• David Wacey
    • Matt R. Kilburn
    • Martin D. Brasier
  • The mechanisms by which carbon is transported from subducted oceanic crust into the overlying mantle wedge are poorly understood. Geochemical analyses of diamond-bearing fluid inclusions found in the western Alps indicate that carbon dissolution, driven by fluids released from the subducting plate, provides an efficient mechanism to transport carbon into the mantle.

    • M. L. Frezzotti
    • J. Selverstone
    • R. Compagnoni
  • Africa’s topography is characterized by large-scale uplifted domes and subsided basins. Numerical simulations of mantle flow suggest that high topography along Africa’s eastern margin formed as a result of the northward migration of the tectonic plate over the African superplume during the past 30 million years.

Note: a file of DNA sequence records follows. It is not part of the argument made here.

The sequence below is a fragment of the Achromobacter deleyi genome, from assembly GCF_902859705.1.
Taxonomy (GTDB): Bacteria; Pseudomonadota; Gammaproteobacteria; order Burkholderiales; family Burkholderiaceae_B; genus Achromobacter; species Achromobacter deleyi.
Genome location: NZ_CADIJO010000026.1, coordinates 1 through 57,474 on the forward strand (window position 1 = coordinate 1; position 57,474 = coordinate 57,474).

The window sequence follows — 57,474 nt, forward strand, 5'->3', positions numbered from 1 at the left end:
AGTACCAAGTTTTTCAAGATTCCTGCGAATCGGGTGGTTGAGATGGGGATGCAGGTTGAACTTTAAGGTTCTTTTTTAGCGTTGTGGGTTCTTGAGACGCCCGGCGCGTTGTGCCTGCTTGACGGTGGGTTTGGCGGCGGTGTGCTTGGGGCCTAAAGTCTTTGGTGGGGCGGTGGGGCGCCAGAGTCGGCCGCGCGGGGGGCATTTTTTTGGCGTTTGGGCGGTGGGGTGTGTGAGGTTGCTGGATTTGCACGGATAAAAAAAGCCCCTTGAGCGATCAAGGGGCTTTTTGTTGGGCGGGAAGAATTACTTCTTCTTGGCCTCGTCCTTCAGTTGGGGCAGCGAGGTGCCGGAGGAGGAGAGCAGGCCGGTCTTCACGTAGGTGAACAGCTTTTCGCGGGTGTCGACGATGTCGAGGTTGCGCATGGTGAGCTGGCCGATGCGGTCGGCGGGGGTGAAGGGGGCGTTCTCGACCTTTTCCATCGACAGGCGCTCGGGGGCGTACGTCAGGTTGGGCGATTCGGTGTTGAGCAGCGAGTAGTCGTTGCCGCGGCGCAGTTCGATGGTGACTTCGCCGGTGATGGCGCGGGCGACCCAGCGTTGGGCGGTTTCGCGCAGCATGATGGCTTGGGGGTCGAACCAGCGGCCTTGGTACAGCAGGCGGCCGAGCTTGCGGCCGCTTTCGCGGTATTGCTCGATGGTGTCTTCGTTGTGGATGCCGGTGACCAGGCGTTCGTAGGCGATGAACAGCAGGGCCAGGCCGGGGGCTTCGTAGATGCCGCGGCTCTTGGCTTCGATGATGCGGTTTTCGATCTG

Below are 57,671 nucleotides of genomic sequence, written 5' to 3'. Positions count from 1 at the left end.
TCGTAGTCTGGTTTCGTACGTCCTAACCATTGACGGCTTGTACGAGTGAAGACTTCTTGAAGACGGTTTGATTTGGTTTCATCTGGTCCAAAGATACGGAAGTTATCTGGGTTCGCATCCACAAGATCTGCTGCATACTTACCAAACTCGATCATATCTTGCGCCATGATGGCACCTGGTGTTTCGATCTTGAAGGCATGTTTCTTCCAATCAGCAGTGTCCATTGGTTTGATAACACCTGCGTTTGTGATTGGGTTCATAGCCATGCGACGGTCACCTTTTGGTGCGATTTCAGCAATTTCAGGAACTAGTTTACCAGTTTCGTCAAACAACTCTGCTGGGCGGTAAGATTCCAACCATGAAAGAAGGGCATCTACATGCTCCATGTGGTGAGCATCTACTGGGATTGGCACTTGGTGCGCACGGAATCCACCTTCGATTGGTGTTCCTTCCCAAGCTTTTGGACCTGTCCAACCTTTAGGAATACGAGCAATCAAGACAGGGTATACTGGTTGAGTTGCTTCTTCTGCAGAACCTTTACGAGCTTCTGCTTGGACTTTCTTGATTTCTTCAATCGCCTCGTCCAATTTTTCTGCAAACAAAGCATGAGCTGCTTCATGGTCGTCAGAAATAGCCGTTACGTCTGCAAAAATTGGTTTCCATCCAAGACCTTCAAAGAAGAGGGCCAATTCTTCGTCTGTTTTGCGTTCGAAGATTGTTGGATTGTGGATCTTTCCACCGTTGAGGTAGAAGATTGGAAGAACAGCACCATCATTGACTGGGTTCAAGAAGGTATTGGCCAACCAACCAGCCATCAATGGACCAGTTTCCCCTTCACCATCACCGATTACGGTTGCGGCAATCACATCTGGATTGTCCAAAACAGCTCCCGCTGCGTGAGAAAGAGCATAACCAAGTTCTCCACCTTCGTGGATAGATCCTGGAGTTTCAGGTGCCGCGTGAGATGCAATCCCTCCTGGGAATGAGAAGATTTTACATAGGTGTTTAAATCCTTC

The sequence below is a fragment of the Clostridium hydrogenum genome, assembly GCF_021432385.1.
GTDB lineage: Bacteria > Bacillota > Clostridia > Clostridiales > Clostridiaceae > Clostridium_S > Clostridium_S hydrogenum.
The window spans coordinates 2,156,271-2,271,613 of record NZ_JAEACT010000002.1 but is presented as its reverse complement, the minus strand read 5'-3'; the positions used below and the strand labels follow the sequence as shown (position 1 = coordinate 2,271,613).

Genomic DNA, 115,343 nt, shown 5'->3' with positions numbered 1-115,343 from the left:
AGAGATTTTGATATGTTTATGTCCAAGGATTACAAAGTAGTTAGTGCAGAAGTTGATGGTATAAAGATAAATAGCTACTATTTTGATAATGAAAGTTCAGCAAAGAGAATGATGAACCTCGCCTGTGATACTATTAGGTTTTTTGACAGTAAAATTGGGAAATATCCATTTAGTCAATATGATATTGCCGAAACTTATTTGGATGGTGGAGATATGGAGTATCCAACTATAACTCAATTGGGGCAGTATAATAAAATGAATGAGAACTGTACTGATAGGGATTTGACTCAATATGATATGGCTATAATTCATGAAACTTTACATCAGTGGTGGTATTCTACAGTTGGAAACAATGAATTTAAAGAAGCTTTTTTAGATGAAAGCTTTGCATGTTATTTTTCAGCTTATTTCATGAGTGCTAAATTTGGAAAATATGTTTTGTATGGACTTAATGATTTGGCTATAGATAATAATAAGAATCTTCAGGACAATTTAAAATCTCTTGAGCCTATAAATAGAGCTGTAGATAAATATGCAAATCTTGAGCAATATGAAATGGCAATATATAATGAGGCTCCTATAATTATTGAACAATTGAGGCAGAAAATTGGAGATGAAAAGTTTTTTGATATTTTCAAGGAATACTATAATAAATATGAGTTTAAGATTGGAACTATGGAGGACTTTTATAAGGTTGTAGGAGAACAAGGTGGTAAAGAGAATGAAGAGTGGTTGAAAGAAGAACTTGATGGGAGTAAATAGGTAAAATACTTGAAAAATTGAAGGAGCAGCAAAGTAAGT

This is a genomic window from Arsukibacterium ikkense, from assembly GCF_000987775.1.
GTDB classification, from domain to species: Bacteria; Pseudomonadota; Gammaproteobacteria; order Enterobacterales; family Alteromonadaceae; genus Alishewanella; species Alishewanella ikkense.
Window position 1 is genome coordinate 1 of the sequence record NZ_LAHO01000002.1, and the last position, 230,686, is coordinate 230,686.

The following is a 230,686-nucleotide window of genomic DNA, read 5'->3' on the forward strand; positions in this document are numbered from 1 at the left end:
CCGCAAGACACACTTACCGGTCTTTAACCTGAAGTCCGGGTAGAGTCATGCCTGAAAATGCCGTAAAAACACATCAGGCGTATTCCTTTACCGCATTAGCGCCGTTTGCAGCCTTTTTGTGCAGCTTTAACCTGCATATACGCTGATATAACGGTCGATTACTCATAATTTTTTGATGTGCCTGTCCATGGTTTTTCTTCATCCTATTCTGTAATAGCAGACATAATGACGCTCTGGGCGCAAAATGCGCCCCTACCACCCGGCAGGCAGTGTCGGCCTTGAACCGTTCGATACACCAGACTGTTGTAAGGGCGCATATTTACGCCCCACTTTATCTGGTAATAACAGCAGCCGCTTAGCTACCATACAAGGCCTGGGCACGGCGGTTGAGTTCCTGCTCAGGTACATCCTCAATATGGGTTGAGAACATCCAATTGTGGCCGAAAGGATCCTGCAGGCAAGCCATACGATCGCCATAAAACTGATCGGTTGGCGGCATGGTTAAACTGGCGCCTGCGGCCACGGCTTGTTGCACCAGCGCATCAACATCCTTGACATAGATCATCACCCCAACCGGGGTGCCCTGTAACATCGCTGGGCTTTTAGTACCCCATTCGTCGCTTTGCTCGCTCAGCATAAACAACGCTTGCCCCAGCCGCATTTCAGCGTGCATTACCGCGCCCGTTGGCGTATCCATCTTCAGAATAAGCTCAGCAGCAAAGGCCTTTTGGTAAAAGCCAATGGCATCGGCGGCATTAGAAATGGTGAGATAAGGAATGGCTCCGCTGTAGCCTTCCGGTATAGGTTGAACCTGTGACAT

• Robert Moucha
    • Alessandro M. Forte
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  • Low levels of biologically available forms of nitrogen can limit phytoplankton growth. Isotopic analyses of seawater samples collected from the Sargasso Sea in the summer suggest that small phytoplankton obtain half of their nitrogen from upwelled nitrate.

    • Sarah E. Fawcett
    • Michael W. Lomas
    • Daniel M. Sigman
  • The largest dense-water plume feeding the lower limb of the Atlantic meridional overturning circulation from the Nordic seas comes from Denmark Strait overflow water. Measurements of hydrography and water velocity north of Iceland and ocean model simulations indicate that a significant part of this water is supplied by the North Icelandic Jet.

    • Kjetil Våge
    • Robert S. Pickart
    • Tor Eldevik